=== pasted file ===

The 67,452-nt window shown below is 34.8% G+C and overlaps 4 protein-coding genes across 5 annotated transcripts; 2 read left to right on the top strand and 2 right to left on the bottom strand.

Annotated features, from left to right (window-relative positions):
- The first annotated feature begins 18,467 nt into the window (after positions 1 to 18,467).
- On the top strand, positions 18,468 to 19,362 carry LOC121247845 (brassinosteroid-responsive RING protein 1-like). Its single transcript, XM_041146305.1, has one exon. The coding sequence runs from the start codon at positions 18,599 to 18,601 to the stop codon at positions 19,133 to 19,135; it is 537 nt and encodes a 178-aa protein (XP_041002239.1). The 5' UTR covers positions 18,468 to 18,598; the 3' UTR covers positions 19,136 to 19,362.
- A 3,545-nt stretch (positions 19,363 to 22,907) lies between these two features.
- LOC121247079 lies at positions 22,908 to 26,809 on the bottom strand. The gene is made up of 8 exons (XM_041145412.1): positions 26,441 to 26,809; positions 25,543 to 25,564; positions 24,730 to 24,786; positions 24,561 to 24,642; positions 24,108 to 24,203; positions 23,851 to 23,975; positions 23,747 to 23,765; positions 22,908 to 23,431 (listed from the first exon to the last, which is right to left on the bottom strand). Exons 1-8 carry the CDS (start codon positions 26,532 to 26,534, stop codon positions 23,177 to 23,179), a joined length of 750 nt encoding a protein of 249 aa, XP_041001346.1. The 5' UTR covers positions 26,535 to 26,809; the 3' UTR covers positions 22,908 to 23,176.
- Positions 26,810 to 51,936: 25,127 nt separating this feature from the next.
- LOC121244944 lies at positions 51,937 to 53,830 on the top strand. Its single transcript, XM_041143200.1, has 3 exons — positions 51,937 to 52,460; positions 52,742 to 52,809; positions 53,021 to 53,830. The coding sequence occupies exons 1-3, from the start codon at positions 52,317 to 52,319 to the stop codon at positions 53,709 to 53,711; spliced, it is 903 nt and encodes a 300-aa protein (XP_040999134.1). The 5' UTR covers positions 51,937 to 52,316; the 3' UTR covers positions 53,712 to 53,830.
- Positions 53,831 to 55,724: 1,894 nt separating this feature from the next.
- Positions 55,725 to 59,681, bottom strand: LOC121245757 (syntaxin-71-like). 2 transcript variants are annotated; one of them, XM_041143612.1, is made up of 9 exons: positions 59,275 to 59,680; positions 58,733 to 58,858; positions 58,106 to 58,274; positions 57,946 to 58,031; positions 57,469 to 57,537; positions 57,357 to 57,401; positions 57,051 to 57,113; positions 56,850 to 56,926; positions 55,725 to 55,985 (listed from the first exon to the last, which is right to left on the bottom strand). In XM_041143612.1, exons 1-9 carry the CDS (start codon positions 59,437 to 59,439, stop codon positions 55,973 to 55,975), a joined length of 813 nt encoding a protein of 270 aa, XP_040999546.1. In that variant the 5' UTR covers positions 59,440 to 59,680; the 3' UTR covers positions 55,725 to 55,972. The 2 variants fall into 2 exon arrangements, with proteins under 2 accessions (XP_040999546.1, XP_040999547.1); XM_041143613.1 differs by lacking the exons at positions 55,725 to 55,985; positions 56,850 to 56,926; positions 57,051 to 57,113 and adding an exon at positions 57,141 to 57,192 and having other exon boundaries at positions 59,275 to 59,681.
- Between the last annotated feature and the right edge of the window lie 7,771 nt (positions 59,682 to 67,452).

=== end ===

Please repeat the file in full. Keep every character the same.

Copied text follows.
The 67,452-nt window shown below is 34.8% G+C and overlaps 4 protein-coding genes across 5 annotated transcripts; 2 read left to right on the top strand and 2 right to left on the bottom strand.

Annotated features, from left to right (window-relative positions):
- The first annotated feature begins 18,467 nt into the window (after positions 1 to 18,467).
- On the top strand, positions 18,468 to 19,362 carry LOC121247845 (brassinosteroid-responsive RING protein 1-like). Its single transcript, XM_041146305.1, has one exon. The coding sequence runs from the start codon at positions 18,599 to 18,601 to the stop codon at positions 19,133 to 19,135; it is 537 nt and encodes a 178-aa protein (XP_041002239.1). The 5' UTR covers positions 18,468 to 18,598; the 3' UTR covers positions 19,136 to 19,362.
- A 3,545-nt stretch (positions 19,363 to 22,907) lies between these two features.
- LOC121247079 lies at positions 22,908 to 26,809 on the bottom strand. The gene is made up of 8 exons (XM_041145412.1): positions 26,441 to 26,809; positions 25,543 to 25,564; positions 24,730 to 24,786; positions 24,561 to 24,642; positions 24,108 to 24,203; positions 23,851 to 23,975; positions 23,747 to 23,765; positions 22,908 to 23,431 (listed from the first exon to the last, which is right to left on the bottom strand). Exons 1-8 carry the CDS (start codon positions 26,532 to 26,534, stop codon positions 23,177 to 23,179), a joined length of 750 nt encoding a protein of 249 aa, XP_041001346.1. The 5' UTR covers positions 26,535 to 26,809; the 3' UTR covers positions 22,908 to 23,176.
- Positions 26,810 to 51,936: 25,127 nt separating this feature from the next.
- LOC121244944 lies at positions 51,937 to 53,830 on the top strand. Its single transcript, XM_041143200.1, has 3 exons — positions 51,937 to 52,460; positions 52,742 to 52,809; positions 53,021 to 53,830. The coding sequence occupies exons 1-3, from the start codon at positions 52,317 to 52,319 to the stop codon at positions 53,709 to 53,711; spliced, it is 903 nt and encodes a 300-aa protein (XP_040999134.1). The 5' UTR covers positions 51,937 to 52,316; the 3' UTR covers positions 53,712 to 53,830.
- Positions 53,831 to 55,724: 1,894 nt separating this feature from the next.
- Positions 55,725 to 59,681, bottom strand: LOC121245757 (syntaxin-71-like). 2 transcript variants are annotated; one of them, XM_041143612.1, is made up of 9 exons: positions 59,275 to 59,680; positions 58,733 to 58,858; positions 58,106 to 58,274; positions 57,946 to 58,031; positions 57,469 to 57,537; positions 57,357 to 57,401; positions 57,051 to 57,113; positions 56,850 to 56,926; positions 55,725 to 55,985 (listed from the first exon to the last, which is right to left on the bottom strand). In XM_041143612.1, exons 1-9 carry the CDS (start codon positions 59,437 to 59,439, stop codon positions 55,973 to 55,975), a joined length of 813 nt encoding a protein of 270 aa, XP_040999546.1. In that variant the 5' UTR covers positions 59,440 to 59,680; the 3' UTR covers positions 55,725 to 55,972. The 2 variants fall into 2 exon arrangements, with proteins under 2 accessions (XP_040999546.1, XP_040999547.1); XM_041143613.1 differs by lacking the exons at positions 55,725 to 55,985; positions 56,850 to 56,926; positions 57,051 to 57,113 and adding an exon at positions 57,141 to 57,192 and having other exon boundaries at positions 59,275 to 59,681.
- Between the last annotated feature and the right edge of the window lie 7,771 nt (positions 59,682 to 67,452).